King Tut crowds not necessarily bonanza for Children’s Museum

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The Children’s Museum of Indianapolis’ King Tut exhibit comes with an extra charge, but it won’t necessarily create a windfall
for the venue.

from "Tutankhamun: The Golden King and the Great Pharaohs" first will go to the show’s for-profit producer, Arts
and Exhibitions International of Aurora, Ohio. Only after it recoups its costs will the Children’s Museum receive revenue.

Advance sales for the show, which opened June
27, suggest it could be a blockbuster. Considering Indianapolis is the smallest city to host the show
so far, museum CEO Jeffrey Patchen views the opportunity to host it as a gift, rather than a money-maker.

"When you see how many semis it took to
get it here, with an armed convoy," Patchen said, "it’s beyond amazing that these pieces that
are priceless are here in Indianapolis."

The exhibit is a slightly smaller sister to the one that’s attracted more than 1 million visitors
in Chicago, Philadelphia and London. "Tutankhamun and the Golden Age of the Pharaohs," which
premiered in 2005, is still traveling.

When the Egyptian government decided to add a second show, which opened in Atlanta, a top official with close ties to the
Children’s Museum insisted that it stop in Indianapolis.

Indianapolis’ King Tut exhibit has a capacity of 500,000 over four months. Patchen said he hopes
to sell at least 350,000 tickets. At that point, Arts and Exhibitions will probably recover its costs,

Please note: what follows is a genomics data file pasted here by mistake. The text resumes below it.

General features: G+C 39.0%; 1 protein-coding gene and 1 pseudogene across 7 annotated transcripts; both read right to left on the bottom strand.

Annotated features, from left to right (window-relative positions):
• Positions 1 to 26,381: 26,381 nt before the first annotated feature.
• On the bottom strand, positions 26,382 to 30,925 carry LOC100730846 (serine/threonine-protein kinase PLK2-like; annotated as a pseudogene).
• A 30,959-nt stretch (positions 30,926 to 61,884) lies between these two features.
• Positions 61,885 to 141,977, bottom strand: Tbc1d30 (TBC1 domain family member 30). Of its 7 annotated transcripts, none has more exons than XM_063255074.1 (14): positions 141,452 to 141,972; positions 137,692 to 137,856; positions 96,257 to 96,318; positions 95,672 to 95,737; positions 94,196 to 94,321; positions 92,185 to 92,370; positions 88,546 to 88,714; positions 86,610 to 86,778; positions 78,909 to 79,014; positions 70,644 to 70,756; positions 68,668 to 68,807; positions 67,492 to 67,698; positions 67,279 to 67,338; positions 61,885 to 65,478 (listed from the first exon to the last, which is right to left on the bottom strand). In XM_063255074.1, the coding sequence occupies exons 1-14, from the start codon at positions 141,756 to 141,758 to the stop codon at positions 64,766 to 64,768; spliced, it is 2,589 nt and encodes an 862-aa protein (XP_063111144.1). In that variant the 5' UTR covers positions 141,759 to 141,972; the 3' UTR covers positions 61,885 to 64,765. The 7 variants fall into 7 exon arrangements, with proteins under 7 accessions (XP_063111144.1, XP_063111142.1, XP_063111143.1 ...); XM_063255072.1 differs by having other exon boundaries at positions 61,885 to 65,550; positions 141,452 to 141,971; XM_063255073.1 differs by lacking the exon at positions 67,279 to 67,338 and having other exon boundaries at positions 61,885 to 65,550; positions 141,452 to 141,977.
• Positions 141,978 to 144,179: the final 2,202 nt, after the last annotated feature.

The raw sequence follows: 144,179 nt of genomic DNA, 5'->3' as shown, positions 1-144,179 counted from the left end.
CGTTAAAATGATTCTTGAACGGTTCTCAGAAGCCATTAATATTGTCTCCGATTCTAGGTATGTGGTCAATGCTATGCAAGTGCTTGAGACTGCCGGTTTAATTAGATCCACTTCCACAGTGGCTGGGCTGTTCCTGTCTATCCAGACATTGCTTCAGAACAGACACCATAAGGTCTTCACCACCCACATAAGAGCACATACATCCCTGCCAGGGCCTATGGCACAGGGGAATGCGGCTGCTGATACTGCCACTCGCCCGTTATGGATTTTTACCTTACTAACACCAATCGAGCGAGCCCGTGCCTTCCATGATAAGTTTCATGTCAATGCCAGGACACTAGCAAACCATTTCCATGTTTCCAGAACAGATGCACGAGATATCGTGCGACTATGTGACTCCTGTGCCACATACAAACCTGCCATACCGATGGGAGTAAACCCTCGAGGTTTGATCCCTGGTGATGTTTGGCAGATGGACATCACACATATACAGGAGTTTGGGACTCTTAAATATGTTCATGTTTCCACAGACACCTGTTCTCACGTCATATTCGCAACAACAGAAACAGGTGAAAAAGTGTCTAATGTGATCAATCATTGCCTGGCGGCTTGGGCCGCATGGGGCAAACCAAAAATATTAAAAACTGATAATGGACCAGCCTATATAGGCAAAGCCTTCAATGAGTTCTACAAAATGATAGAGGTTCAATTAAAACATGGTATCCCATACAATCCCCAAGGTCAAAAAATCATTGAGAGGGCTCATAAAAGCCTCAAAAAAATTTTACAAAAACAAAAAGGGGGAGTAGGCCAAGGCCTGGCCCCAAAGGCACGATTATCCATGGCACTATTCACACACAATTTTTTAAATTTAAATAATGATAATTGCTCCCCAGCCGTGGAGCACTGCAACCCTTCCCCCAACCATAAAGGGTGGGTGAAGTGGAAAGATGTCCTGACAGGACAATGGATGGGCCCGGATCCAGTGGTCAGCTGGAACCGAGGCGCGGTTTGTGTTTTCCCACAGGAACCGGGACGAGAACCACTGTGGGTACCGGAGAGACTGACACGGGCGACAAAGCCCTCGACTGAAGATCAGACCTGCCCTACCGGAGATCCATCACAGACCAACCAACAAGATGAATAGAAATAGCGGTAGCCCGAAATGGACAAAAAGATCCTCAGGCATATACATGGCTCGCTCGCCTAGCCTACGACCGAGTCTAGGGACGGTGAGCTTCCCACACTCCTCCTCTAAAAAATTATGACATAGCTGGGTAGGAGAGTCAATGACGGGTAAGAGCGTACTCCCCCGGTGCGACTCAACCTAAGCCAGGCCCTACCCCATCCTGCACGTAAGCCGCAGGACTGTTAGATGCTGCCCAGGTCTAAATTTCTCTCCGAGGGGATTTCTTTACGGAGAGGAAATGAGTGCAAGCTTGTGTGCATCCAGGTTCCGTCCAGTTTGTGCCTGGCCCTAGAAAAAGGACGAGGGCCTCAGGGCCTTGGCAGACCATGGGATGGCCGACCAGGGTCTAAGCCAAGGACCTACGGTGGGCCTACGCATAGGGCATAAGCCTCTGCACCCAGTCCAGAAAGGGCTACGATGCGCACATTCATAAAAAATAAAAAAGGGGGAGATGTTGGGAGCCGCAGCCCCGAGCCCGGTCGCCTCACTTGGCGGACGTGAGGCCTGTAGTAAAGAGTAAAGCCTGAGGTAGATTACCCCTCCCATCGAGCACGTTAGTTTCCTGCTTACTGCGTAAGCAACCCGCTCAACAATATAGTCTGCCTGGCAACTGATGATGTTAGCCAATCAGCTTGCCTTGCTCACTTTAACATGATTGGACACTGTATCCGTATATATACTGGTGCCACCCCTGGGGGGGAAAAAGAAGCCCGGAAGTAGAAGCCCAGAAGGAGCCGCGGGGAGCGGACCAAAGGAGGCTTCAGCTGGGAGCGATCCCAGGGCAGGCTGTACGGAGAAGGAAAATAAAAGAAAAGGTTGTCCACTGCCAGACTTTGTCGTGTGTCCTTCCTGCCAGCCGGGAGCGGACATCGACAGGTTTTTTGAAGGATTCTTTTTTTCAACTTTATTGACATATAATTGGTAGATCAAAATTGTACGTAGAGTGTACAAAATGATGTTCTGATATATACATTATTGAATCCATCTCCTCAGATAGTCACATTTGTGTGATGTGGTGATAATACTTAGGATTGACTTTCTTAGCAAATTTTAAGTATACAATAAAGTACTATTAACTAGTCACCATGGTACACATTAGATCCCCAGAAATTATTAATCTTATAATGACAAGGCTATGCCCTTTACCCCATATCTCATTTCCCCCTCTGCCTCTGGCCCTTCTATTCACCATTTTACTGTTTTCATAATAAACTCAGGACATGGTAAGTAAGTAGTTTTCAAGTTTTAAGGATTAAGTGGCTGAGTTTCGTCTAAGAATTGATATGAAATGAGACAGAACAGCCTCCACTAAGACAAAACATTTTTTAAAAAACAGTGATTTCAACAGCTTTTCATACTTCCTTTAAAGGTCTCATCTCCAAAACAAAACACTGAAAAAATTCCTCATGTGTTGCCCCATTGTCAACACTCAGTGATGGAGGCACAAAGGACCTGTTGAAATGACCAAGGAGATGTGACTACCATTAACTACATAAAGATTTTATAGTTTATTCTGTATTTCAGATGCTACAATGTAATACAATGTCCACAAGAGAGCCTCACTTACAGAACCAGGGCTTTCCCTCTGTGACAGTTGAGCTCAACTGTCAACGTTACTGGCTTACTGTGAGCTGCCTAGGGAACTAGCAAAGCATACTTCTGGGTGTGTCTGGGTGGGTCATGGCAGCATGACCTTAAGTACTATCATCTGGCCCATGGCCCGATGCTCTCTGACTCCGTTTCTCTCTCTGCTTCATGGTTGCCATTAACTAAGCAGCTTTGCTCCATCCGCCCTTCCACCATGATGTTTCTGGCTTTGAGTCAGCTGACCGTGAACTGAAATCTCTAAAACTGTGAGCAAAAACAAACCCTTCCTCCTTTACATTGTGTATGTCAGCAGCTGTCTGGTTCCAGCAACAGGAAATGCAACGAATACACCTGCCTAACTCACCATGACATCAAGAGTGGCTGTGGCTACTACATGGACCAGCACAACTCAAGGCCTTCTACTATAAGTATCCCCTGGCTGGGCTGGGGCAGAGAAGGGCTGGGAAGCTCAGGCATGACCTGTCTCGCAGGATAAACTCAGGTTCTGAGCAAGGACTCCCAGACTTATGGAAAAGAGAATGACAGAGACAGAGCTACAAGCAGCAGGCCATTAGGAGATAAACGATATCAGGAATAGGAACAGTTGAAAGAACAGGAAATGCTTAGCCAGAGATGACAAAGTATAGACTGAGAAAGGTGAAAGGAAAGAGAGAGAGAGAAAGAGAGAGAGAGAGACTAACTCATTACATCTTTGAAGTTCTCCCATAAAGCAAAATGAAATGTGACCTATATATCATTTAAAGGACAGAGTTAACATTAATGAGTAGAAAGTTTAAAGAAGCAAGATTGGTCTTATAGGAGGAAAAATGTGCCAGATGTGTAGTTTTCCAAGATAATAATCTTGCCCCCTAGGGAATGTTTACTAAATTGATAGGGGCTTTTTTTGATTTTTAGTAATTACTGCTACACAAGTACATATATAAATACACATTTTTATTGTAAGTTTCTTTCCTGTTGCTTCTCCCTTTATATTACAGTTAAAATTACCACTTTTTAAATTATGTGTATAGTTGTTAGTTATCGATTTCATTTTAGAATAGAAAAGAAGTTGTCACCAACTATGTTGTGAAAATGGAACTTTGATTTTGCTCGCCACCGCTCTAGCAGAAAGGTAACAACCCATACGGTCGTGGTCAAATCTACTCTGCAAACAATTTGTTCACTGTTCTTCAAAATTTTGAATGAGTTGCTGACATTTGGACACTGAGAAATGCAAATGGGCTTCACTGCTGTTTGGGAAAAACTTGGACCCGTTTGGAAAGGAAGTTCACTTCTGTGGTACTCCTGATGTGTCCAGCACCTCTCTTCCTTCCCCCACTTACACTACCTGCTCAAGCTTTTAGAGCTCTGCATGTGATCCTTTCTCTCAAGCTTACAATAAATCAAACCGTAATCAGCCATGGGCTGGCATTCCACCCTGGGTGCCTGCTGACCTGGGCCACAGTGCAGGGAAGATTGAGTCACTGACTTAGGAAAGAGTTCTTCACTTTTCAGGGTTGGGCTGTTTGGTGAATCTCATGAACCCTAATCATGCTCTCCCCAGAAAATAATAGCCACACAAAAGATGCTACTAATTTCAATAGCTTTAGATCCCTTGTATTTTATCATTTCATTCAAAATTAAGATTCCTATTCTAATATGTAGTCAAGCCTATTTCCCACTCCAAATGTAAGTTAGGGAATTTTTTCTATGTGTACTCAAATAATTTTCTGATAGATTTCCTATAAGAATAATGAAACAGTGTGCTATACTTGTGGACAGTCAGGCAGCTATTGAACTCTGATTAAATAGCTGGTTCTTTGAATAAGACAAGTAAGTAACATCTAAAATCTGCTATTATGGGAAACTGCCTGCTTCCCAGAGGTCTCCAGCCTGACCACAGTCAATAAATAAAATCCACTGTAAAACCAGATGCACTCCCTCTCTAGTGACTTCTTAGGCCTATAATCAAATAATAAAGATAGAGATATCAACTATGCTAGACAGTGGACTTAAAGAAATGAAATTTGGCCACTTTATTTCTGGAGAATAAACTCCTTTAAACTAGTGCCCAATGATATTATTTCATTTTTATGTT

and the museum will receive a "small" percentage of ticket revenue, Patchen said. The producer
and Egyptian government will split the rest.

Patchen declined to disclose details of the contract with AEI, a division of sports mogul Philip Anschutz’s Anschutz Entertainment

He isn’t sure whether
the museum will be in the black by the time the exhibit closes in on Oct. 25. Whether it receives any
revenue will depend not just on the number of tickets sold, but the mix.

The Children’s Museum consolidated its regular admission into one price several years ago. King
Tut is the first special exhibit since then to come with an extra charge.

AEI set the prices, which are as high as $30 for a non-member adult and include access to the
whole museum.

The company
also runs and profits from the King Tut gift shop. Proceeds from one item—an Indiana Jones—style hat-will benefit
an Egyptian children’s museum.

Staffers in Indianapolis have worked the past several years designing exhibits for the Egyptian museum, which is under construction
outside Cairo.

The relationship
began in 2005, when the Children’s Museum included prominent Egyptologist Zahi Hawass in a traveling exhibit
about geography and exploration. Patchen and others went to Cairo to film Hawass.

Hawass is head of the Supreme Council of Antiquities, and he’s led the modernization of Egypt’s
museums. He asked the Indianapolis crew to critique plans for a new children’s museum, a pet project
of the first lady of Egypt, Suzanne Mubarak.

In the end, Hawass wanted The Children’s Museum of Indianapolis to design the exhibits.

"How could we say no?" Patchen said.

The Children’s Museum took no payment for its consulting work. Patchen said he figured Hawass
would return the favor through a speaking engagement, or lending a few artifacts.

Instead, Hawass promised to bring King Tut to
Indianapolis. Patchen said Arts and Exhibitions International would never have considered a market as
small as Indianapolis if it weren’t for Hawass, who has overseen creation of both Tut exhibits.

"This is a huge gift from the Egyptian government,"
Patchen said.

The smaller
King Tut travels to Toronto after its Indianapolis run concludes.

AEI Senior Vice President Mark Lach said both Tut exhibits include 50 objects from King Tut’s
tomb, plus artifacts from others. Indianapolis audiences will see artifacts spanning a 2,000-year period
that includes Tut’s reign.

"It’s kind of Egypt 101," Lach said.

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